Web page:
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Ihsahn

Ihsahn - ņmr (Album Review)

Ihsahn is a genius. It’s a big, divisive word, but he’s proven it time and time again. From his contribution to, and eventual commandeering of, Norwegian black metal’s most important band, Emperor, right through his six solo albums since 2006, he’s found ways to innovate with every string, every key of each instrument he has picked up.

Written by: Alec Chillingworth | Date: Monday, 14 May 2018

Frank Turner

Frank Turner - Be More Kind (Album Review)

Frank Turner’s sound has changed little over the course of his 13 year career as a solo artist. The edges have been smoothed somewhat, while the instrumentation has grown more varied (and, when it needs to be, lavish), but his feelgood folk-punk USP has remained the same.

Written by: Liam Turner | Date: Monday, 14 May 2018

Middle Kids

Middle Kids - Lost Friends (Album Review)

‘Lost Friends’, the debut album from Sydney indie-rockers Middle Kids, is a future soundtrack to an indie movie about lost millennials. The band are able to perfectly capture a feeling of intense insecurity through a retro Instagram filter.

Written by: Jennifer Geddes | Date: Friday, 11 May 2018

Tesseract

TesseracT - Sonder (Album Review)

TesseracT’s first three albums earned them, in vocalist Dan Tompkins’ own words, “three different fanbases”. If you can stomach scrolling through online opinions, you’ll find this to be true. Fans adore their forays into djent, brooding soudscapes, unfathomable prog wizardry, and their mix of clean and screamed vocals, to varying degrees.

Written by: Guy Hirst | Date: Friday, 11 May 2018

Jon Hopkins

Jon Hopkins - Singularity (Album Review)

Photo: Steve Gullick Historically, Jon Hopkins has been the kind of musician you come across at a festival and choose to pass by based on his tedious audience of hallucinating electro snobs - the kind of people who ‘shhh’ at a techno gig.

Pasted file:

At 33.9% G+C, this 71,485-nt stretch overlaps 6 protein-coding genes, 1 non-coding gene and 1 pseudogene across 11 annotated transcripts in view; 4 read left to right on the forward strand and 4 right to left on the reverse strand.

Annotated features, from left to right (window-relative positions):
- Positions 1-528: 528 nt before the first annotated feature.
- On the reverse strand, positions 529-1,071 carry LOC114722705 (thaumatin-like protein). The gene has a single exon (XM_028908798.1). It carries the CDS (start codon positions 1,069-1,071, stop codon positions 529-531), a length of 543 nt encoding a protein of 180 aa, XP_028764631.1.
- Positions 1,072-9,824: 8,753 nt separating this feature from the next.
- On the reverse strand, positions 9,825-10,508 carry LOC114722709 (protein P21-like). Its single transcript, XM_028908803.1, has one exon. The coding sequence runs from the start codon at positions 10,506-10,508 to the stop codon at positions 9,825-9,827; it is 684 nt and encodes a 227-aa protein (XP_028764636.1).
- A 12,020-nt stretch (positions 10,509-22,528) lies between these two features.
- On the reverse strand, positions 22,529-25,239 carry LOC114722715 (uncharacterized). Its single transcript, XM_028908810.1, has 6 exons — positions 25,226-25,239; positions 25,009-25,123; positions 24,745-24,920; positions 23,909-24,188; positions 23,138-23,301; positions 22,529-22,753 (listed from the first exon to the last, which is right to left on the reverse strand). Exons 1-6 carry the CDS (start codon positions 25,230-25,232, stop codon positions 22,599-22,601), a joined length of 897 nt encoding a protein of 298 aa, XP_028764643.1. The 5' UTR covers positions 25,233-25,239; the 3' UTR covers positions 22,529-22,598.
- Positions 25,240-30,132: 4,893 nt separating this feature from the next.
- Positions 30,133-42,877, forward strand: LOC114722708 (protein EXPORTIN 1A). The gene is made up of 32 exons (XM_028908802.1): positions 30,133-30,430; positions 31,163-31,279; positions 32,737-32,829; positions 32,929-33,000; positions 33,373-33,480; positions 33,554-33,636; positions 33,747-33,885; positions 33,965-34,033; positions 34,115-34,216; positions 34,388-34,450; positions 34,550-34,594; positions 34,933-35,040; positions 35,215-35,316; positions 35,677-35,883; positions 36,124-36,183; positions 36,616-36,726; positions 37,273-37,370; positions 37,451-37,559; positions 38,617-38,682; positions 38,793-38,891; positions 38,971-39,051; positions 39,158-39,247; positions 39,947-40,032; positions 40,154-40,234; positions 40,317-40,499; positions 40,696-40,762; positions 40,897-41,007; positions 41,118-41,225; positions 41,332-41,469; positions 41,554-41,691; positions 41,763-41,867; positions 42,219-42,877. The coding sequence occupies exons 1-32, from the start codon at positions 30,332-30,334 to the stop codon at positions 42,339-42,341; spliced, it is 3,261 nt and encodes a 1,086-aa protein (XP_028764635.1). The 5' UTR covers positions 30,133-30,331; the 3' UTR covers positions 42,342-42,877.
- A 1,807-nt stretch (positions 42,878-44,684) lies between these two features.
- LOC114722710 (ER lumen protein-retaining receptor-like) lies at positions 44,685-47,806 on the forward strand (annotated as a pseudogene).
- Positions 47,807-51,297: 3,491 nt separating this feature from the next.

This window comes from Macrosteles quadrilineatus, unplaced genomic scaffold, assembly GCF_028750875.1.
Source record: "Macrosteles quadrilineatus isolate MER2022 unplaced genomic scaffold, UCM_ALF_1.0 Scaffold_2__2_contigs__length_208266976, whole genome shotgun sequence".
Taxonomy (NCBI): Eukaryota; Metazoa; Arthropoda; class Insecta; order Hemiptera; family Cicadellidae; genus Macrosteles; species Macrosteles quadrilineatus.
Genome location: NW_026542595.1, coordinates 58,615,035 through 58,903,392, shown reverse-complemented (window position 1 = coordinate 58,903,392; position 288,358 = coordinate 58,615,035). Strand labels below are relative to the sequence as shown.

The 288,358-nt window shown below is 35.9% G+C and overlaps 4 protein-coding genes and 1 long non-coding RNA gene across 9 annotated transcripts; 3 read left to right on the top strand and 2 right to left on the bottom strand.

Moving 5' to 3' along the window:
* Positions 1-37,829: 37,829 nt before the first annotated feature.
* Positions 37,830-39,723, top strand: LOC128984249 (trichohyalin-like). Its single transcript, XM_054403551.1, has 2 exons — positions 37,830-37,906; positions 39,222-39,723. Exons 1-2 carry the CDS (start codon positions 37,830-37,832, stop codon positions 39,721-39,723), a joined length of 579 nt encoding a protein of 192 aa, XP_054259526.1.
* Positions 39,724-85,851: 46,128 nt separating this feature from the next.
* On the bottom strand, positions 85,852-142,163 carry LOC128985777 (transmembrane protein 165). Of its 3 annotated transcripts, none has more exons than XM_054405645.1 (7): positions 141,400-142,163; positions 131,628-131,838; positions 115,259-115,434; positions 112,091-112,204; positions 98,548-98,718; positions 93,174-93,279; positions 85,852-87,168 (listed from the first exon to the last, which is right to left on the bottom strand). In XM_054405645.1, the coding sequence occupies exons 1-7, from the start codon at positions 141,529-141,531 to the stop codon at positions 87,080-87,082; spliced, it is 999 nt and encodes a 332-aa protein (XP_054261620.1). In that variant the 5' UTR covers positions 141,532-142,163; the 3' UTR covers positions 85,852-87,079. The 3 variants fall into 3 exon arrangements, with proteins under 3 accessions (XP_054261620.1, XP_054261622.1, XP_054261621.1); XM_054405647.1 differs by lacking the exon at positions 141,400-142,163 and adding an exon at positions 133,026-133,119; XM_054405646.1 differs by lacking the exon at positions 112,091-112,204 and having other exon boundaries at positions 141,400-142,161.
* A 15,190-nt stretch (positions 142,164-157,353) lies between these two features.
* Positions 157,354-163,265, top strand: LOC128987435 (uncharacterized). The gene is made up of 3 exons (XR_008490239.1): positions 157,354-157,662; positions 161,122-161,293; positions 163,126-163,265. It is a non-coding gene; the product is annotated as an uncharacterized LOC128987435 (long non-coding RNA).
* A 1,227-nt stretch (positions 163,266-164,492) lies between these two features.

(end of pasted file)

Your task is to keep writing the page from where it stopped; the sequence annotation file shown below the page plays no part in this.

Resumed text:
Written by: Jacob Brookman | Date: Thursday, 10 May 2018

Blossoms

Blossoms - Cool Like You (Album Review)

Did you hear the one about the band who recorded two versions of their second album, and then released the wrong one?

Written by: Simon Ramsay | Date: Thursday, 10 May 2018

Janelle Monae

Janelle MonŠe - Dirty Computer (Album Review)

According to Janelle Monáe, dirty computers are those of us with bugs and viruses that society wants to clean away, but that we as individuals don’t see as flaws.

Written by: Jennifer Geddes | Date: Wednesday, 09 May 2018

A Perfect Circle

A Perfect Circle - Eat The Elephant (Album Review)

Many critics don't put much stock into dissecting album art, but it's tricky to talk about 'Eat the Elephant', California supergroup A Perfect Circle's first album in 14 years, without at least a passing reference to its sleeve. Fronted by an Uncle Fester-esque character cradling an octopus, the ostentatious cover will trigger a gut response from anyone who grew up listening to angsty alternative rock in the early 2000s.